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Because this is cobbled together, I needed a method to adjust the height of the sections. This is where I used the flat headed screws. This kind of looks nasty - but it worked so I went on to other things.

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I tried making a swing out with a post. This worked, but not great, so I took it out and did a lift out.

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Note the Lionel bridge does not have much clearance. I raised it about 3/4 of an inch and got rid of  the metal base plate. The bottom girder is sitting on the 3/4 "shim" which is then screwed into the deck. I used the screw holes used to attach to the metal base plate for attaching to the "shim"

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So I you keep everything low enough, the bridges provide plenty of parking spaces for creative kids. Yours may be past this point age wise. Jeff

Breaking News Photoryan with trains

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I’m going to offer my two cents.

I have been using Fastrack for my layout also. While there is a little extra wiring I need to do, I actually like it. Anyway, my around the walls semi-permanent layout crosses an isle. I tried working with a piece of lumber and cutting the track to allow it to be removable. It worked, but I didn’t like it.  I wasn’t happy with the finished product. I also didn’t want to put a lot more effort into it. I wanted to run trains. I looked for another solution.

I knew that Lionel had a YouTube video with Mike Reagan covering their Extended Truss Bridge 6-82110. I watched the video a couple times and I dove in. I found a good price and bought it. I added the Lionel plate girder bridge to one end as they showed in the video. I built up the platform I needed, added the bridge, and done. It snaps on and off easily, it spans a nice distance, it’s versatile, and it is well built.

While all the choices here are great, for my situation and the ease of use, the Lionel bridge works well.

Take a look at the video Mike made.

https://youtu.be/KeX7AGurYKI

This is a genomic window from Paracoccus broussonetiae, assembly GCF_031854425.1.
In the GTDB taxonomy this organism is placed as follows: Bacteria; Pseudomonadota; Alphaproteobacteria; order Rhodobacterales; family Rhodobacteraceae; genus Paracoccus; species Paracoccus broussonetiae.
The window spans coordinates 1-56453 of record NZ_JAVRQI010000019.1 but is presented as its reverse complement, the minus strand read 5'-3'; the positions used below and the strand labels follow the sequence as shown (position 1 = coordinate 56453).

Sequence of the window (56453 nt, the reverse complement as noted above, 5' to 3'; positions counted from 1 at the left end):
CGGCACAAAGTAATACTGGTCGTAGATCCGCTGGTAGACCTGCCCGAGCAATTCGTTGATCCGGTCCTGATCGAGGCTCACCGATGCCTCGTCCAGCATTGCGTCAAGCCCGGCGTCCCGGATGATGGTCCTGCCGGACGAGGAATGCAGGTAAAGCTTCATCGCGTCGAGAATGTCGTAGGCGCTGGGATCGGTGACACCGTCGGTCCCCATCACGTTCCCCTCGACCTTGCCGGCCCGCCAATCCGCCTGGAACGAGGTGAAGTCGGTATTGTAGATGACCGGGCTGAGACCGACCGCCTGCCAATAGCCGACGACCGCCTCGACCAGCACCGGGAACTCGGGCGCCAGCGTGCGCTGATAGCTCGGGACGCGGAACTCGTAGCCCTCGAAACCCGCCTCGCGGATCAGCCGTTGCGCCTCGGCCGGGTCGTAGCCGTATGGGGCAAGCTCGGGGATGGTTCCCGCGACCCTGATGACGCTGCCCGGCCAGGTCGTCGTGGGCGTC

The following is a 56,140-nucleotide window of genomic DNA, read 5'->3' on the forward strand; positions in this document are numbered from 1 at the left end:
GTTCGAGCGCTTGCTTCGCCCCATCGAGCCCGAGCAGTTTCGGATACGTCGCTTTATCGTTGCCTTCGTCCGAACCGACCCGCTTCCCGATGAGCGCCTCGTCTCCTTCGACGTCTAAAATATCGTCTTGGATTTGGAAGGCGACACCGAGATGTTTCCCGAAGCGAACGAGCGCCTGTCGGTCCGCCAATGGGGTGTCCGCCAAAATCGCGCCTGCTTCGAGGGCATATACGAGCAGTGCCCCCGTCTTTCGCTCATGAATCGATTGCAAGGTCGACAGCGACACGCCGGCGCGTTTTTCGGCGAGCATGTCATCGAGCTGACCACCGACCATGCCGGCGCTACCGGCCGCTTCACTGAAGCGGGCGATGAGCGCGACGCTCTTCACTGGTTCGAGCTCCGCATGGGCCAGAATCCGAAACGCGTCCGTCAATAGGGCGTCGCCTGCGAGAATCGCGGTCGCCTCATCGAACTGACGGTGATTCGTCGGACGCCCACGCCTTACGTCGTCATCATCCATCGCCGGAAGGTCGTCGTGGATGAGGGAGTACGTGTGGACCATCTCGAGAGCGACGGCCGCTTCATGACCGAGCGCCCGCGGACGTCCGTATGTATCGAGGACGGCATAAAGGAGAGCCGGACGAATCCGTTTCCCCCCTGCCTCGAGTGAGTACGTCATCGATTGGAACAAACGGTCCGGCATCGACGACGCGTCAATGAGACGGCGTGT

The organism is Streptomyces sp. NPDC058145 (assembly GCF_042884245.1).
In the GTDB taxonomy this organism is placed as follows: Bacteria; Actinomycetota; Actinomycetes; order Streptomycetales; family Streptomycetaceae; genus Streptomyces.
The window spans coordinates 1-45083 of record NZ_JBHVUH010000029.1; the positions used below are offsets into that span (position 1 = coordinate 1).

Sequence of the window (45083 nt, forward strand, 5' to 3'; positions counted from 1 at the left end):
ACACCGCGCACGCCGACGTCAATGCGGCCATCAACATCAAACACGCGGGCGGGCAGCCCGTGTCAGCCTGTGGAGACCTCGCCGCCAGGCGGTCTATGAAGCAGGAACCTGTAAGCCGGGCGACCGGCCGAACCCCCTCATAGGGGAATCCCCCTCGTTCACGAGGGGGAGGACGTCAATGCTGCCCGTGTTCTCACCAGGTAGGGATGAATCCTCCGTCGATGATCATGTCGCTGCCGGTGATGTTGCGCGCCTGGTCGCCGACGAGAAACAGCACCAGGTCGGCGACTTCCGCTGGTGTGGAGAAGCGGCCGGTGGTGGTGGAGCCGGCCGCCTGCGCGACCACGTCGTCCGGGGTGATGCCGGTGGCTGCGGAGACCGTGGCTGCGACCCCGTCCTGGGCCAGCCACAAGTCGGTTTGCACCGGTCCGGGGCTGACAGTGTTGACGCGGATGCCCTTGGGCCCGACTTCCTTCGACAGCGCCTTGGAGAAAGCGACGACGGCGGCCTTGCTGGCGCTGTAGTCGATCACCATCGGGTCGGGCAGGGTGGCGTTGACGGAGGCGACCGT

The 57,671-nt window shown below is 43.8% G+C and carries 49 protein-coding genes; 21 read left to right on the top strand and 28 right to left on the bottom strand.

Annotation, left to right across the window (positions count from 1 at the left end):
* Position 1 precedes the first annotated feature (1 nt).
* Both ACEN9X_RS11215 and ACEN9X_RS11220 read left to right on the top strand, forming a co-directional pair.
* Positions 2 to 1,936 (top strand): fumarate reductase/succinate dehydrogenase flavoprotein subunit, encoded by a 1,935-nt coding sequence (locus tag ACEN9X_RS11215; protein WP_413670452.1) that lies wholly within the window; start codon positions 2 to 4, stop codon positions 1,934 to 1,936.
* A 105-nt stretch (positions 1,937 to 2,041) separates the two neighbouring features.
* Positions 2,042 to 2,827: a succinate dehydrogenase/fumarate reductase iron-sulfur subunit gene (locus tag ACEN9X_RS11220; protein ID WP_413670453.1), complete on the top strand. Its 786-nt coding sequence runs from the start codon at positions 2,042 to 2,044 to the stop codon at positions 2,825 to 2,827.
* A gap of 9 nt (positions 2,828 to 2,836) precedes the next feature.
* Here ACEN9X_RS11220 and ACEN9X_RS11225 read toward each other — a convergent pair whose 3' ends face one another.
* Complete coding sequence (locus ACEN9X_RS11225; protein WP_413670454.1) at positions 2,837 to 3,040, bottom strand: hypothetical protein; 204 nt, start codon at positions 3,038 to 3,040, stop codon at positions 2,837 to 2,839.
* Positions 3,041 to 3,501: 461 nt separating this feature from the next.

Here's a suggestion for wiring the bridge track. The idea comes from Eric Siegel (who you are familiar with). He has a hinged Atlas truss bridge on his layout. He attached hinges to the bridge so it basically works as a bascule bridge. He had a really great wiring idea to power the bridge. He soldered the wires to the hinges. One hinge is the hot lead from the center rail of the track, and the other is the ground. The two hinges are obviously isolated.

Another method of energizing the rails is thru square brass dowels and micro switches for safely de-energizing rails on both sides of a void.

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The use of doubled cabinet magnets help secure the bridge.  Can be used as a single or double.

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Single use magnet seen below:

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The East abutment dowel powered the + rail the West dowel powered the - rail.  Wires were soldered to the opposite end of the male/female dowels for connections to the buss or rail.

The rocker switch is used for cutting power to tracks on each side of the opening.

In the 18 years of using these setups on many RRs there has never been an interruption or hesitation of power delivery.

Armchair critics have scorned this method in their one and only visit.

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Last edited by Tom Tee

I am another to recommend a lift bridge for this situation.  Here are some shots of mine and like John, I used brass strips to make the electrical connections, solid on this side and flexible on the bridge side to make contact,.  I have several circuits, hence the number of strips.

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@Chris1985 posted:

Looking for recommendations on a lift-out bridge. Considering expanding my upper layout loop but this will block a doorway. I would need to be able to remove the bridge and the resulting gap would need to be 30+ inches wide in the event that I need to replace a washer or dryer, haha!

I use Lionel Fastrack so their Fastrack bridge is compelling. Figured I would ask folks here first as I know this challenge has been addressed numerous times.